What is the passion which is so strong we are willing to forego the comforts of a conventional existence? In her Reith lecture Aung San Suu Kyi answers this in one word. But it is a word that makes all other words possible - freedom. And it is a word which has always exacted the price of suffering to uphold, defend, achieve and live in freedom.
This lecture is more than, indeed is nothing like, a scholarly reflection on the concept of freedom. Nor is it primarily autobiography though it is a deeply humane story of the forming and growing of a self that recognised the imperative to be free and to work for the freedom of others. Aung San Suu Kyi speaks of inner freedom, spiritual liberty which is to live in harmony with your own conscience. But the purpose of inner freedom is to work towards the liberation of other people in practical human life, to uphold the basic human rights of others, and to defend the right to live without fear and oppression. To carry on despite fear is a stance of unimaginable courage for us who live in an open democracy, and she speaks with great moral authority and insight about the inner dynamics of conscience, fear, courage and action.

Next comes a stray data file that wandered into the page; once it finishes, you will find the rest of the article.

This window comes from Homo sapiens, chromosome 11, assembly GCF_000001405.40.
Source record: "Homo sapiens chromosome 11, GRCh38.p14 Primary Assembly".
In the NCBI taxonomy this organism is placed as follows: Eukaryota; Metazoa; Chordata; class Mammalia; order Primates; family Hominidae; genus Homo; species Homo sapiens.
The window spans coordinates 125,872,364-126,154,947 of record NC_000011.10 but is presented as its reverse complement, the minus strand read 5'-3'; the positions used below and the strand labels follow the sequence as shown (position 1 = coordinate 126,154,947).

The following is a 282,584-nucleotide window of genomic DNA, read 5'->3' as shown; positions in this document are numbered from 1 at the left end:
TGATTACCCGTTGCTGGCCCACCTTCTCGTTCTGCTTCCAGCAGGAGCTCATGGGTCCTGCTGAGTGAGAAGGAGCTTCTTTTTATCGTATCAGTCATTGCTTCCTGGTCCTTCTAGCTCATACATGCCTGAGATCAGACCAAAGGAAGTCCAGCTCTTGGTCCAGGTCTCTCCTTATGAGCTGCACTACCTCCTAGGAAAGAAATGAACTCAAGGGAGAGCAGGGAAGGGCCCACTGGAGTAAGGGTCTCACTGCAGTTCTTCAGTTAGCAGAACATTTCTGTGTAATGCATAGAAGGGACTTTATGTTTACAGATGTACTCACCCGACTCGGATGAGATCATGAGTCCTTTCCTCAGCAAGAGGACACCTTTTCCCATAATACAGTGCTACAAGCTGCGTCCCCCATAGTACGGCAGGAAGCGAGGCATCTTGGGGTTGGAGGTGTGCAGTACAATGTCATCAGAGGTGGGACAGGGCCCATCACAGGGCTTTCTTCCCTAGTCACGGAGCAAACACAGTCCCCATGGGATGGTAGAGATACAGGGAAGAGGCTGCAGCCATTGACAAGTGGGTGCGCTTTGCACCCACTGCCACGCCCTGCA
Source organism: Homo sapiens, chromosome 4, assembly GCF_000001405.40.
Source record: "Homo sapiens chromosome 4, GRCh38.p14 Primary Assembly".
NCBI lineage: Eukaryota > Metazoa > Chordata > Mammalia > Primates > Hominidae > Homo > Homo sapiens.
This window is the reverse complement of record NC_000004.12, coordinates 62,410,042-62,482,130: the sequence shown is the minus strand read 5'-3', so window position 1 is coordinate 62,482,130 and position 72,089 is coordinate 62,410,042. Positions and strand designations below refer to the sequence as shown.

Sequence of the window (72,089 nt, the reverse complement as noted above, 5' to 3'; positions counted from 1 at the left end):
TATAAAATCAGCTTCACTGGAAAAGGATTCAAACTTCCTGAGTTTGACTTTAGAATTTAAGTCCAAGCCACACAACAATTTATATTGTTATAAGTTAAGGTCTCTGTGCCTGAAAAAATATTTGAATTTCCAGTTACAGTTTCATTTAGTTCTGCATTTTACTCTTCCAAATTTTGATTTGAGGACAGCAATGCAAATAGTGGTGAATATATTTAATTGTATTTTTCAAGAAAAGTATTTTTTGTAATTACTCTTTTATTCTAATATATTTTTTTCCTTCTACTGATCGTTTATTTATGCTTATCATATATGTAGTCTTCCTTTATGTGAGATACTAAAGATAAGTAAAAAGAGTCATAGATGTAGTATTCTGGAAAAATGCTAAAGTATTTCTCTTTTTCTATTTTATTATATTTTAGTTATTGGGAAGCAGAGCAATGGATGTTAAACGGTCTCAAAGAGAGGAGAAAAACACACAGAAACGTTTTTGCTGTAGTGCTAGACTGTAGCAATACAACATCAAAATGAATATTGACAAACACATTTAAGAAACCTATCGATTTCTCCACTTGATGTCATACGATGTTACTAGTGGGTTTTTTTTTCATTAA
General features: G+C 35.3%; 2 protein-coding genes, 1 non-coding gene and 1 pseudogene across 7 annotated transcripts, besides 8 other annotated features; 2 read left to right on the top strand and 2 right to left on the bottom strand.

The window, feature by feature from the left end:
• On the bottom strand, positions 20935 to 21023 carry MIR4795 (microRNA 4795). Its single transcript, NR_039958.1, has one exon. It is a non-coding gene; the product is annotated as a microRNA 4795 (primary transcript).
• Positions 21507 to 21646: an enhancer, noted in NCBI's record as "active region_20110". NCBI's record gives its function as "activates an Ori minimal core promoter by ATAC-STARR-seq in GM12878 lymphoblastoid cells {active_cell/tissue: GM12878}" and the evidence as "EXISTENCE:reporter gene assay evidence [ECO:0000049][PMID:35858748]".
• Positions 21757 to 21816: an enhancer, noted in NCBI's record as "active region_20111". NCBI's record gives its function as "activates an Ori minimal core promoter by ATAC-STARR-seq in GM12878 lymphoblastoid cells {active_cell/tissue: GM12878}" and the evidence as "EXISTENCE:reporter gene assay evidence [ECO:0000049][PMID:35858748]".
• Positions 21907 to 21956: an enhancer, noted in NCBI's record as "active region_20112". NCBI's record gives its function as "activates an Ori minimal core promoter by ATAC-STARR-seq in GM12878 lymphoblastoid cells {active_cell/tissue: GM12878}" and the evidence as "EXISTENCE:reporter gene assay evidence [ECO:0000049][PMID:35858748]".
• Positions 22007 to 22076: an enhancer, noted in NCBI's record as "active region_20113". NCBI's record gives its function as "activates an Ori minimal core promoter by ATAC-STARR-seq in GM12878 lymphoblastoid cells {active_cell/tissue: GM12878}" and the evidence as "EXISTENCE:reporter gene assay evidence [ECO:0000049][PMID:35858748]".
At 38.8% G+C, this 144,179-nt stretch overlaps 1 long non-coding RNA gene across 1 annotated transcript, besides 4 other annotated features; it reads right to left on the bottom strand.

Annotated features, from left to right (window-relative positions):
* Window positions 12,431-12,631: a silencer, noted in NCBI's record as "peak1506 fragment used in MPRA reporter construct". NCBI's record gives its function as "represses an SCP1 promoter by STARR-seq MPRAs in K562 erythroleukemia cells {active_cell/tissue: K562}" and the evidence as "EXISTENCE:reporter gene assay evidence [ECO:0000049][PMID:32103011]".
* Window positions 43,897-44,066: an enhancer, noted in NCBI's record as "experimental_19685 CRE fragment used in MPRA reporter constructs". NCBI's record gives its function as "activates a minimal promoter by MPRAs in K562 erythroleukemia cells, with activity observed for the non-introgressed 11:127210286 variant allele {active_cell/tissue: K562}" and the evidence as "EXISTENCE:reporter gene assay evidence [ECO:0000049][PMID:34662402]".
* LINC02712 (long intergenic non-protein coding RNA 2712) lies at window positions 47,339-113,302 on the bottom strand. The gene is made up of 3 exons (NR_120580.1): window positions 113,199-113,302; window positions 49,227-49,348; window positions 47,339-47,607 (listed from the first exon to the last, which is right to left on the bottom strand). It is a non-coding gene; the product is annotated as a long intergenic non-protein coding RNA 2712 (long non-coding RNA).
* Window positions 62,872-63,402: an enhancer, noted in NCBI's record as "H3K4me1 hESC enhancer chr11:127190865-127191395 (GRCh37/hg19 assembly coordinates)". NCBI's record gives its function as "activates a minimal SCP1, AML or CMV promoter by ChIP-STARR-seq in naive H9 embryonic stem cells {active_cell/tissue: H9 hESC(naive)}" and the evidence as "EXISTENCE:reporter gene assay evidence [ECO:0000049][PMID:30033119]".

This is an enlightening, ennobling and crucially significant voice speaking from expereince, about those matters without which human life cannot flourish. Humanity, humility and humus are all semantically related - they are morally related too, because out of the humus of humane and humble resistance and protest, grows a moral imperative that cannot finally and ultimately be eliminated by force, whether brute force or sophisticated systems of surveillance and suppression. This woman is a beacon of hope, a moral exemplar of political courage at its higher levels of ethical and humane development. Listening to her lecture is a profound education in political responsibility and moral courage. Incidentally, humour comes from the same semantic range - and the humour and laughter in her interviews and question responses is just one further dimension of this woman who embodies the patience, tenacity and hopefulness of the struggle for the freedom of her people.
You can hear the lecture and discussion here on Radio 4 Iplayer.